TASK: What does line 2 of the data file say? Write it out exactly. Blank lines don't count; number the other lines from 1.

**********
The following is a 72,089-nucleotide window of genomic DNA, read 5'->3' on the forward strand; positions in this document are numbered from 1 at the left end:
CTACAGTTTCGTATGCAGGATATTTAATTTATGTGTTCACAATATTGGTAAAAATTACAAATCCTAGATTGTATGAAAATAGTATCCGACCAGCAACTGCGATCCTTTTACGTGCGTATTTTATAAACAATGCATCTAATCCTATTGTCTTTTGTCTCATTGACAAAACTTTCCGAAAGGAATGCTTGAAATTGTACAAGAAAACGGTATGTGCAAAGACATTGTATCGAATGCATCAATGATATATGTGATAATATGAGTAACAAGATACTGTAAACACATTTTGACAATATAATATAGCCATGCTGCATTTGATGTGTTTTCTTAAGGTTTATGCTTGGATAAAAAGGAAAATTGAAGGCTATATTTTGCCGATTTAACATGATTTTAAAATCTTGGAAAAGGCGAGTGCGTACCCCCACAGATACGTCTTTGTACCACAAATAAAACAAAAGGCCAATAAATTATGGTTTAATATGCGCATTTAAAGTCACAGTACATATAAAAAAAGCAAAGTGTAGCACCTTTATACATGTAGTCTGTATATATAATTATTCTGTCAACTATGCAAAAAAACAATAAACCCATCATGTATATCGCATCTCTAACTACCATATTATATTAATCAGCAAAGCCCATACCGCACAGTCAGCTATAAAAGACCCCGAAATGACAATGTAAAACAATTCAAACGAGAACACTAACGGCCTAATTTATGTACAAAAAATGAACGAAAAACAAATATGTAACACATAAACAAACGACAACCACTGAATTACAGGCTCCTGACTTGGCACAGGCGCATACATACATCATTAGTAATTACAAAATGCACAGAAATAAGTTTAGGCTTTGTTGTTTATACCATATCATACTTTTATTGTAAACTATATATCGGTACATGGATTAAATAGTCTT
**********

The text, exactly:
CTACAGTTTCGTATGCAGGATATTTAATTTATGTGTTCACAATATTGGTAAAAATTACAAATCCTAGATTGTATGAAAATAGTATCCGACCAGCAACTGCGATCCTTTTACGTGCGTATTTTATAAACAATGCATCTAATCCTATTGTCTTTTGTCTCATTGACAAAACTTTCCGAAAGGAATGCTTGAAATTGTACAAGAAAACGGTATGTGCAAAGACATTGTATCGAATGCATCAATGATATATGTGATAATATGAGTAACAAGATACTGTAAACACATTTTGACAATATAATATAGCCATGCTGCATTTGATGTGTTTTCTTAAGGTTTATGCTTGGATAAAAAGGAAAATTGAAGGCTATATTTTGCCGATTTAACATGATTTTAAAATCTTGGAAAAGGCGAGTGCGTACCCCCACAGATACGTCTTTGTACCACAAATAAAACAAAAGGCCAATAAATTATGGTTTAATATGCGCATTTAAAGTCACAGTACATATAAAAAAAGCAAAGTGTAGCACCTTTATACATGTAGTCTGTATATATAATTATTCTGTCAACTATGCAAAAAAACAATAAACCCATCATGTATATCGCATCTCTAACTACCATATTATATTAATCAGCAAAGCCCATACCGCACAGTCAGCTATAAAAGACCCCGAAATGACAATGTAAAACAATTCAAACGAGAACACTAACGGCCTAATTTATGTACAAAAAATGAACGAAAAACAAATATGTAACACATAAACAAACGACAACCACTGAATTACAGGCTCCTGACTTGGCACAGGCGCATACATACATCATTAGTAATTACAAAATGCACAGAAATAAGTTTAGGCTTTGTTGTTTATACCATATCATACTTTTATTGTAAACTATATATCGGTACATGGATTAAATAGTCTT